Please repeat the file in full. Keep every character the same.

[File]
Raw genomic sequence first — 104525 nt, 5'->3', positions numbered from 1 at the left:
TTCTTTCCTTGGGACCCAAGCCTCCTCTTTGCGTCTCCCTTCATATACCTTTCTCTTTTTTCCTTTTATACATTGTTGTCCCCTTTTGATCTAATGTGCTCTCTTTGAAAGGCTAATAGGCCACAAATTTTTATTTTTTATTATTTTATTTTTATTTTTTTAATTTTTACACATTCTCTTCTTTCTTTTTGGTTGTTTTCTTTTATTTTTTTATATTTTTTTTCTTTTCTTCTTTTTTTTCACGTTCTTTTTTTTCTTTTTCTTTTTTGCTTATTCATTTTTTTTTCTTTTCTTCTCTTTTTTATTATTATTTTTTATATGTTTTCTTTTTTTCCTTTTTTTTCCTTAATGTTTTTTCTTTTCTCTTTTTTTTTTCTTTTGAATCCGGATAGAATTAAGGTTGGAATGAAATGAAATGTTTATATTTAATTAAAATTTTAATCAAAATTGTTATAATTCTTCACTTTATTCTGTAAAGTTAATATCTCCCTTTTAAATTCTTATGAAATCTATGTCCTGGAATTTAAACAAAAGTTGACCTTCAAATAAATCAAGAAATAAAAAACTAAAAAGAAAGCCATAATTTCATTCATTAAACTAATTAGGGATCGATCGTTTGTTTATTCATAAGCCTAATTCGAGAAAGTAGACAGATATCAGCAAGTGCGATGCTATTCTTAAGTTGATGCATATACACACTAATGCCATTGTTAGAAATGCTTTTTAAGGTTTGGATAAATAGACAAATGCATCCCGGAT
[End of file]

Raw genomic sequence first — 104525 nt, 5'->3', positions numbered from 1 at the left:
TTCTTTCCTTGGGACCCAAGCCTCCTCTTTGCGTCTCCCTTCATATACCTTTCTCTTTTTTCCTTTTATACATTGTTGTCCCCTTTTGATCTAATGTGCTCTCTTTGAAAGGCTAATAGGCCACAAATTTTTATTTTTTATTATTTTATTTTTATTTTTTTAATTTTTACACATTCTCTTCTTTCTTTTTGGTTGTTTTCTTTTATTTTTTTATATTTTTTTTCTTTTCTTCTTTTTTTTCACGTTCTTTTTTTTCTTTTTCTTTTTTGCTTATTCATTTTTTTTTCTTTTCTTCTCTTTTTTATTATTATTTTTTATATGTTTTCTTTTTTTCCTTTTTTTTCCTTAATGTTTTTTCTTTTCTCTTTTTTTTTTCTTTTGAATCCGGATAGAATTAAGGTTGGAATGAAATGAAATGTTTATATTTAATTAAAATTTTAATCAAAATTGTTATAATTCTTCACTTTATTCTGTAAAGTTAATATCTCCCTTTTAAATTCTTATGAAATCTATGTCCTGGAATTTAAACAAAAGTTGACCTTCAAATAAATCAAGAAATAAAAAACTAAAAAGAAAGCCATAATTTCATTCATTAAACTAATTAGGGATCGATCGTTTGTTTATTCATAAGCCTAATTCGAGAAAGTAGACAGATATCAGCAAGTGCGATGCTATTCTTAAGTTGATGCATATACACACTAATGCCATTGTTAGAAATGCTTTTTAAGGTTTGGATAAATAGACAAATGCATCCCGGAT